Dr Aanen and colleagues from the Netherlands assessed the diagnostic accuracy of the proton pump inhibitor (PPI) test in primary care.
The researchers also evaluated the additional value off PPI use over reflux history.
The symptom association probability outcome during 24-hour esophageal pH recording was used as reference test for gastro-oesophageal reflux disease (GERD).
The research team recruited subjects with symptoms suggestive of GERD from primary care.
| The sensitivity of the PPI test was 0.9|
|Alimentary Pharmacology & Therapeutics|
After a 24-hour pH recording with calculation of the symptom association probability, subjects started using 40 mg esomeprazole once daily for 13 days.
The PPI was considered positive when the subjects reported adequate symptom suppression.
The researchers found successful 24-hour pH recording in 84 of the 90 subjects.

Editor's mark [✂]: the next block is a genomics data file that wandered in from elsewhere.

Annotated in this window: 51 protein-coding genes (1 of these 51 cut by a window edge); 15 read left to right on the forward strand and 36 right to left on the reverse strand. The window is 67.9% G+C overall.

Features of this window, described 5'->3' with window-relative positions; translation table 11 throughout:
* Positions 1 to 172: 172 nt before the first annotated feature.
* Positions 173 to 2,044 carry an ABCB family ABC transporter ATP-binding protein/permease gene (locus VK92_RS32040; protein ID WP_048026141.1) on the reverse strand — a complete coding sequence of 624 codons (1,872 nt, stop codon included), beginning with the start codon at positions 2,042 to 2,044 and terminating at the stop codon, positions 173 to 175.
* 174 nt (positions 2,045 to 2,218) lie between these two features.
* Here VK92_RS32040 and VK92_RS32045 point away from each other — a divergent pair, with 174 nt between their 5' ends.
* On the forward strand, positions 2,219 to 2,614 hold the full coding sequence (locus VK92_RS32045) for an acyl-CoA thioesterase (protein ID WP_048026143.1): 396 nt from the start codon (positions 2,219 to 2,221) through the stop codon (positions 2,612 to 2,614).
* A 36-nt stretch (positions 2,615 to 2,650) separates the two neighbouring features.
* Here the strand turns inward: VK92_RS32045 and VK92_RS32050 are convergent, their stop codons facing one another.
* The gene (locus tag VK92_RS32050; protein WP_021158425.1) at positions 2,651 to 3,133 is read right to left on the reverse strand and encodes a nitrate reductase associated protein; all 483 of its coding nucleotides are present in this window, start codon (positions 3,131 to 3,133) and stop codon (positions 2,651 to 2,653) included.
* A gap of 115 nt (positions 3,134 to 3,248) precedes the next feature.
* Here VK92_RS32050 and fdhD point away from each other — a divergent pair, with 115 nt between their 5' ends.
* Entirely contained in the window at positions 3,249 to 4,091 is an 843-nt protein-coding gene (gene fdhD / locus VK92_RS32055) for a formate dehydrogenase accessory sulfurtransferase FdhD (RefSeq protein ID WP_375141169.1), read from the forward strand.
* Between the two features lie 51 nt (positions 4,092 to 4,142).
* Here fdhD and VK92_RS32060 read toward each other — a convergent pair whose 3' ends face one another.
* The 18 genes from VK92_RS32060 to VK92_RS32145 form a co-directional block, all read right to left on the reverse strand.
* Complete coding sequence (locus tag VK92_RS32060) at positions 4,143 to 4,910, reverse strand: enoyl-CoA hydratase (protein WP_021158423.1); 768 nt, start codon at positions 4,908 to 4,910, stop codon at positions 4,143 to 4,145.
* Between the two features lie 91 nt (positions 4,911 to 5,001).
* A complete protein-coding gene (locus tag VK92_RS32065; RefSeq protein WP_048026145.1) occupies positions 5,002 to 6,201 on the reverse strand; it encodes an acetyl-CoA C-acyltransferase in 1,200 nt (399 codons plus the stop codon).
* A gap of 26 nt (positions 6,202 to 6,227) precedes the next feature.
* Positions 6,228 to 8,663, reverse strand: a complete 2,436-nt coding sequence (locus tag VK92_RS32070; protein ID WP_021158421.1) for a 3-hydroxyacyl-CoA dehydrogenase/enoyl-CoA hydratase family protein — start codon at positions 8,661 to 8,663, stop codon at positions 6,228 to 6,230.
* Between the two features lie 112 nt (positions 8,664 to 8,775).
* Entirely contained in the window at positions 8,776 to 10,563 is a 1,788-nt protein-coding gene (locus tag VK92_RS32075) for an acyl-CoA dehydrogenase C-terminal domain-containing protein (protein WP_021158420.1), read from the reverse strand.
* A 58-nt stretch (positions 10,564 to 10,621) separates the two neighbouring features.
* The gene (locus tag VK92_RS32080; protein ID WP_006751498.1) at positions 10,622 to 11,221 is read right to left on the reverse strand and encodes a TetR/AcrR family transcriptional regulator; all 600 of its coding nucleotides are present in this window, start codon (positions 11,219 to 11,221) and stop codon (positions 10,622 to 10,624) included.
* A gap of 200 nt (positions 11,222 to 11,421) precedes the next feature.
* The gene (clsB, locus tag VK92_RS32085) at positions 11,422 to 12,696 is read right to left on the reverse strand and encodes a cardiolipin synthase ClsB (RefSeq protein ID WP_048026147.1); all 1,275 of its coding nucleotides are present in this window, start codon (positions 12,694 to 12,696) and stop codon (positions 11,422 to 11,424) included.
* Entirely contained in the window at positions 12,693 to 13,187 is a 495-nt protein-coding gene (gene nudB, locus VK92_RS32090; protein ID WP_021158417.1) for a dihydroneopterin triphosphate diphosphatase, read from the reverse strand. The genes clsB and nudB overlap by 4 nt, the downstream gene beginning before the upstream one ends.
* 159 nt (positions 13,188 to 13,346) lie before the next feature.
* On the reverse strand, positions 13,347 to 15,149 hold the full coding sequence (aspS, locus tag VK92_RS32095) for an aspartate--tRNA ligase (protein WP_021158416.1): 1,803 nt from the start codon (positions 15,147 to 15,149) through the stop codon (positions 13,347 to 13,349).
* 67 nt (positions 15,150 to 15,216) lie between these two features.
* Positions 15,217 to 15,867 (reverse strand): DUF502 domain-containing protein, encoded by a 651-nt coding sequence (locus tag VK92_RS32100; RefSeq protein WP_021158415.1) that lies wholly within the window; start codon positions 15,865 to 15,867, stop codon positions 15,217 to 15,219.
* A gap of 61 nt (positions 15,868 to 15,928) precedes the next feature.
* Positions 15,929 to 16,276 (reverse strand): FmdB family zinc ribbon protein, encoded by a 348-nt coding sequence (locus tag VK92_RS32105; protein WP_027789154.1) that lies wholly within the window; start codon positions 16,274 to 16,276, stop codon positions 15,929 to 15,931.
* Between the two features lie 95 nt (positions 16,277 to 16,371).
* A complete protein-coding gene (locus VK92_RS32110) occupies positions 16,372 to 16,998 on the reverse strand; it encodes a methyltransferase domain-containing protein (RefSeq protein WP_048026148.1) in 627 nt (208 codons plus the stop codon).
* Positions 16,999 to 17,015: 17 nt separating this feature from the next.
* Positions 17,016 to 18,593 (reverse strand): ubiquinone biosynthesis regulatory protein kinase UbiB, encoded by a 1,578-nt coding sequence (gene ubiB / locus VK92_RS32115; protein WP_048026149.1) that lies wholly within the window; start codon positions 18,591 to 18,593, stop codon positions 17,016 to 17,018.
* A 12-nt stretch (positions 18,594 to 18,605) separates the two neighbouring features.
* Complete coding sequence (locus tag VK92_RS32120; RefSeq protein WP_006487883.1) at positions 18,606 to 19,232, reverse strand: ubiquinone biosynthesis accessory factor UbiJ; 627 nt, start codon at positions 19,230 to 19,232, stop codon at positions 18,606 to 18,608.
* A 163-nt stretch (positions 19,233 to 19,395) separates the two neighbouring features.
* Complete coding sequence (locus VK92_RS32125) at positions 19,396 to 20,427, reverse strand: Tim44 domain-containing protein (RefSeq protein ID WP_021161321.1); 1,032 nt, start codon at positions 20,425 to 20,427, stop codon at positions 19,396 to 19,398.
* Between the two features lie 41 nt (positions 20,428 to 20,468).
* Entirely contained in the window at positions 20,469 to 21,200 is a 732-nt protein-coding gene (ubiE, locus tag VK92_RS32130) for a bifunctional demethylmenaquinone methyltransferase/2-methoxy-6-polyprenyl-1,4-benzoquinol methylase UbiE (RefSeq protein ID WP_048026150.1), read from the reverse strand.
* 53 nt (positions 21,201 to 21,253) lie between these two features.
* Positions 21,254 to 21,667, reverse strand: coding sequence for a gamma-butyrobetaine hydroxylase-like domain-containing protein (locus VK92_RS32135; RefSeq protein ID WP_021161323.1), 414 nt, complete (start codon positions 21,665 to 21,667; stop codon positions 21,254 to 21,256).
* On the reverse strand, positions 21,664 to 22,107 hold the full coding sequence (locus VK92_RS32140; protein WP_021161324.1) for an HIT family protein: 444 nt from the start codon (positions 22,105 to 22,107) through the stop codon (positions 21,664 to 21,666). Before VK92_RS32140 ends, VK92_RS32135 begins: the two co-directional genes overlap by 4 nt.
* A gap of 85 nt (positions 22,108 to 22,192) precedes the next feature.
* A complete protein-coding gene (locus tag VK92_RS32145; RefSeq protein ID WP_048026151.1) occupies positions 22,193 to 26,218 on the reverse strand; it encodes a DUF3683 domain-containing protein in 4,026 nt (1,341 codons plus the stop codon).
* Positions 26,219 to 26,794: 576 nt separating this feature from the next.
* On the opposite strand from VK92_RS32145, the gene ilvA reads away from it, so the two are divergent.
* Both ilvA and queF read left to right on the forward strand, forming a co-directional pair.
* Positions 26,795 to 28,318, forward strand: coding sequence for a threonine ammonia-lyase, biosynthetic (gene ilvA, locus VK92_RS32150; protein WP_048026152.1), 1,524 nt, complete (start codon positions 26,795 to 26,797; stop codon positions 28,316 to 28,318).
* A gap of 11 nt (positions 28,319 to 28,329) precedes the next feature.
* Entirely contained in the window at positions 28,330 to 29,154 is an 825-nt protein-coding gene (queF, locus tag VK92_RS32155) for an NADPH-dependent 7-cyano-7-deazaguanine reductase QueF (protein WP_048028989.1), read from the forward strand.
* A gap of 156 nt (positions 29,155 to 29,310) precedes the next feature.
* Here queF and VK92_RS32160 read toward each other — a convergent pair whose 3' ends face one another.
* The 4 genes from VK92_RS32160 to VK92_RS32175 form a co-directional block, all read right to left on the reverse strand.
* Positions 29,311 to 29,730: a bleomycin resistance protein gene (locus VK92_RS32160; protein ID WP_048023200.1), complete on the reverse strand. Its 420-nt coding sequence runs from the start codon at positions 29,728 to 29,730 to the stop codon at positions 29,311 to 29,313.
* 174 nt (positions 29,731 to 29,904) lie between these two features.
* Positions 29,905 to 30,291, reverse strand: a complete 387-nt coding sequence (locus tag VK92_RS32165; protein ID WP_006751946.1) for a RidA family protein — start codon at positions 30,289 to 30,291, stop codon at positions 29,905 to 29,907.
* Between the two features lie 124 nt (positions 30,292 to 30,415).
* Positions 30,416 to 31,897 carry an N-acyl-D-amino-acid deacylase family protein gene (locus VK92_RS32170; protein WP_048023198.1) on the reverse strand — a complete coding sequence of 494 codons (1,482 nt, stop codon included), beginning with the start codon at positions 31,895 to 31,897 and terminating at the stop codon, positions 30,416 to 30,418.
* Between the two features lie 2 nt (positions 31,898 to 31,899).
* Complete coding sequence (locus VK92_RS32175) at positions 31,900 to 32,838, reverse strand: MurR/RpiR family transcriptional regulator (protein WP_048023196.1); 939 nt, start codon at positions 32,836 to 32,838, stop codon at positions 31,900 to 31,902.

The symptom association probability was calculable in 74 of subjects.
The team observed that the symptom association probability was positive in 70% of the subjects.
The sensitivity of the PPI test was 0.9, and the specificity was 0.3.
The mean likelihood ratio was 1.2 with little variation over the 13 consecutive PPI test days.
The team noted that the likelihood ratios of GERD symptoms were comparable, ranging around 1.
Dr Aanen's team comments, “In primary care patients with reflux symptoms GERD is highly prevalent.”
“Under these conditions the additional value of short-term treatment with a PPI for diagnosing GERD is limited.”